The entry of the Ottoman Empire into the war in November 1914 posed a great danger for the Allies. Both Britain and France had empires with substantial Muslim populations and important supply routes and strategic interests were potentially threatened. The declaration of a jihad against the Allies raised the possibility of mass insurrection.
No such insurrection occurred. Muslim leaders in French Africa and in the British Empire issued statements of loyalty and the French Government, seeing the propaganda value in publicizing these more widely, published those from West Africa, Algeria, Tunis and Morocco in volume 29 of the Revue du Monde Musulman (December 1914). In June 1916, the British Government discussed issuing a propaganda volume containing assurances of loyalty from Muslims in Nigeria, the Malay States, Sierra Leone, East Africa and so on (The National Archives, CO 323/719, 520-522) .
However, such statements were not to be relied upon. A note of caution was added to the file.
At about the same time, the British War and Colonial Offices were considering how to use a document that, it was claimed, had been captured by General Smuts’ forces at Moshi (German East Africa) in March 1916 (FO 141/666/2512). This was in the form of a directive, hostile to Islam, supposedly sent to District Commissioners by Dr Schnee, Governor of German East Africa, in winter 1913. The document included suggestions that circumcision be banned, preaching in Mosques prohibited and pig-breeding encouraged.
An Arabic translation by the British Directorate of Special Intelligence (MI7) was circulated in Egypt in May 1916 but, unsurprisingly, the British Residency reported back that ‘…in Egypt people generally have been unwilling to believe in its authenticity. They consider it as a fabrication – and not a very clever one’. The text was ‘corrected’ by T.E. Lawrence in June but there does not seem to have been any further attempt at general circulation.
As usual, the Annual Religious Archives Group conference offers an extremely interesting programme, this year on the general theme of religious archives and the universities. Topics include Methodist archives, the Dissenting Academies Project, and religious buildings and archives.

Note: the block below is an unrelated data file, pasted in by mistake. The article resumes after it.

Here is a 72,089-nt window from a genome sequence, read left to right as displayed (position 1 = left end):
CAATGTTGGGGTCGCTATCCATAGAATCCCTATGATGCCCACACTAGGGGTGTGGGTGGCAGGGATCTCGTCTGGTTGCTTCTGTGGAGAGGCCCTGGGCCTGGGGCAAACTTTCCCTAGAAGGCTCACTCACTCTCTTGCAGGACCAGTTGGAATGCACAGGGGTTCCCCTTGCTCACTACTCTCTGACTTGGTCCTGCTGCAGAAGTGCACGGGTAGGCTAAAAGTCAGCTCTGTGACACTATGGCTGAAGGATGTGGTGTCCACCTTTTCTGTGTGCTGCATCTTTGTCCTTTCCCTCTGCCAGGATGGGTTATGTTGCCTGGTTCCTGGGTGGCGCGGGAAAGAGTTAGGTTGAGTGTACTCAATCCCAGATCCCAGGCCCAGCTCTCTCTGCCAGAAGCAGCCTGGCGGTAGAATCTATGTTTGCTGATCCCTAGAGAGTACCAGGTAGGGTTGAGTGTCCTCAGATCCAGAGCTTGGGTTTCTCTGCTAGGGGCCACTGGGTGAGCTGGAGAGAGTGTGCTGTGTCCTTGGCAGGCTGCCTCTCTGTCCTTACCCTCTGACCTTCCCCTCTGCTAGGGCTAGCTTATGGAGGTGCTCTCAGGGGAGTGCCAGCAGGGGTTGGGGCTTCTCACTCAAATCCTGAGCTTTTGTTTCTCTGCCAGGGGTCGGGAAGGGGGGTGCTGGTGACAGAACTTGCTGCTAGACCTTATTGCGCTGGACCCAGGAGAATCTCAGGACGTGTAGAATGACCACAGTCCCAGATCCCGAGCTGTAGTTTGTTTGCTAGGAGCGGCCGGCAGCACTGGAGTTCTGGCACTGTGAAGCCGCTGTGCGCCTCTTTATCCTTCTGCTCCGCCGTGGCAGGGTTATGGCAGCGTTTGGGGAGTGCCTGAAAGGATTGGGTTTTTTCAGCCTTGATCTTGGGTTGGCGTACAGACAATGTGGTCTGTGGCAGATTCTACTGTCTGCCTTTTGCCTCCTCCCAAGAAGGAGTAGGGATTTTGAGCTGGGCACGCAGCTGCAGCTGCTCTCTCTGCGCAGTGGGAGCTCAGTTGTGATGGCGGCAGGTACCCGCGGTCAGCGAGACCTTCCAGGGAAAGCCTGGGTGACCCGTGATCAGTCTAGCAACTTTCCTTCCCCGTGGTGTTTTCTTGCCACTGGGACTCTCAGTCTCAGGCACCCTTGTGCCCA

The meeting is at Pusey House, Oxford, on Thursday 8 May, with registration from 10.20. But booking closes on 18 April, so don’t delay!
You can find information about the day and a booking form at https://religiousarchivesgroup.org.uk/welcome/conferences/conferences/
Again, looking at useful religious archives advice from outside the UK, there is helpful elementary advice for starting to create a congregational archive where none exists is given at this Texas Baptists webpage:
It draws on these more detailed pieces from the Southern Baptist Convention Historical Library and Archive website http://www.sbhla.org/articles.htm
Although intended for a US and Baptist audience, much of the advice is more widely applicable.
“Socks are in great demand when the weather is bad and mud is everywhere, and the mitts and woollen headgear are desirable if not essential, when the weather is cold”, Private R.V. Palmer
The Archive of the Month of the Church of Ireland Representative Church Body Library in Dublin for December 2012 tells the story of letters from the Western Front received by Revd Arthur Barton, Rector of Dundela parish in Belfast, from parishioners serving in the Army who had received Christmas parcels through a parish scheme.
More at http://ireland.anglican.org/about/158
A forthcoming exhibition at the Jewish Museum in London, ‘For King and Country?’ will present personal stories of the First World War, including those of some of the over 50,000 Jewish soldiers who fought for Britain, as well as those who experienced war away from the battlefield.
The exhibition opens on 19 March. For more information see